One particular aspect of the software Cahill likes is its ability to process multiples of observations individually. Let’s say you have an angle on a traverse that has turned three times versus just using an average of three observations. “STAR*NET will give a statistical report on the quality of those three observations independently,” Cahill says. “You can build a lot of redundancy into your survey to eliminate any blunders.”

For Jack Walker, PS, professor of geomatics at Oregon Institute of Technology in Klamath Falls, Ore., STAR*NET proved a valuable tool for monitoring a local structure following a 6.1 earthquake in 1993. Before then, no earthquakes had occurred in Klamath Falls in 40 years. Shortly after the quake hit, Oregon Tech faculty were tapped by a school district to monitor a junior high building for deformation.

Since then, Walker became the third geomatics faculty member to assume this responsibility. “We found out that a fault line went right through this school, as well as the school grounds, and it had moved significantly,” Walker says. “Parts of the fault had settled a foot or more. The building was damaged severely. Structural engineers examined the damage and said they could salvage the building with reinforcements, level the flooring and pour a new slab. But if the building keeps moving, this could cause stresses and trigger a catastrophic collapse with no warning.”

From the time that the quake struck Ponderosa Junior High School, the professors have monitored the foundation’s movement, using the STAR*NET LEV edition to adjust and analyze the results. LEV performs 1D adjustments of differential leveling networks only. Differential leveling observations–measuring elevation differences–can be weighted by distance or by the number of turning points.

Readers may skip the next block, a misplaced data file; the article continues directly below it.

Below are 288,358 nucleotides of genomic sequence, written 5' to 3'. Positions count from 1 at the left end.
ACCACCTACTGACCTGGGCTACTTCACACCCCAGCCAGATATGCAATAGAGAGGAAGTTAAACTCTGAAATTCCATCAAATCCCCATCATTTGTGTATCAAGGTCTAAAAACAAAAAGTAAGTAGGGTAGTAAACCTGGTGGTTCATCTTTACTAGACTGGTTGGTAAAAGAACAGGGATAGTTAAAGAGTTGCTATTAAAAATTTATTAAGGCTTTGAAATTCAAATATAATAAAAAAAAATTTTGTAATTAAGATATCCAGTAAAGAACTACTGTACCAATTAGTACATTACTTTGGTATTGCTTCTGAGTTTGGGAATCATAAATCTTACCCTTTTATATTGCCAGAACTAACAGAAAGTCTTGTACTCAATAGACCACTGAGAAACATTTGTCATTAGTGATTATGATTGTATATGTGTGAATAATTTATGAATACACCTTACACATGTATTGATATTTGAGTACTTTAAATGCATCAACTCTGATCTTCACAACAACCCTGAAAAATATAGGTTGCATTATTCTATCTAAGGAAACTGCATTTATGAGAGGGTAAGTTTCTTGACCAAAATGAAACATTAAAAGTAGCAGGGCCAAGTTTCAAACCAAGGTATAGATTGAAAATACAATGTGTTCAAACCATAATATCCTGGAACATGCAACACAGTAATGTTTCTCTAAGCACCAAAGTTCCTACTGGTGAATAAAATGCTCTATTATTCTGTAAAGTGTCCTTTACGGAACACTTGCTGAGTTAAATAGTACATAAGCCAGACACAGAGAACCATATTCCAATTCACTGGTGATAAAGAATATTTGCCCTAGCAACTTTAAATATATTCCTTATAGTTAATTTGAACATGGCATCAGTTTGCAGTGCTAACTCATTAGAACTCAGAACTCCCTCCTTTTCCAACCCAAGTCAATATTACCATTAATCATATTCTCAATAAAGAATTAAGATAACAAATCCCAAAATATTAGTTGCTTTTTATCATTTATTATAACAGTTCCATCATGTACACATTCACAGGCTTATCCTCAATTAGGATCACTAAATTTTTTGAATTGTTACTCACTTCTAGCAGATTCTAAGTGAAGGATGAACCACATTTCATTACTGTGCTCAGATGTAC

The school’s building was reinforced, but to be safe, officials have monitored it for settlement since 1993. To model the school for deformation, Walker set up about 200 control points, which are little rivets that are set in corners of classrooms, in hallways, in various building wings  at different levels and outside the building. “We have stable points that have been driven down to bedrock,” Walker says, “so we can monitor the entire site and determine if anything is moving at the submillimeter level.”

Walker says he did not need the full capabilities of the software’s PRO or PLUS versions because the school’s deformation modeling involves only a vertical elevation network. The LEV edition performs the vertical network adjustment, and the adjustment summary is contained in a listing file. This report summarizes the stochastic model elements, such as instrument standard errors and weighting strategies. The field observations are recorded as well as their residuals and standardized residuals. In addition, a Chi Square validity test of the adjustment is shown to assist with detection of unmodeled systematic errors or mistakes in the field observations.

Although lengthy, the listing file provides a wealth of valuable information. The ability to process redundant observations greatly strengthens a deformation monitoring network by decreasing standard errors in computed elevations and increasing the ability to detect blunders and unmodeled systematic errors. This is one of the most important benefits of the least squares adjustment method.

 Walker continues to perform deformation monitoring of Ponderosa Junior High School. “What we found is that the fault line has stabilized, and there is very little movement going on,” Walker says. “We’re now doing the deformation modeling every other year.”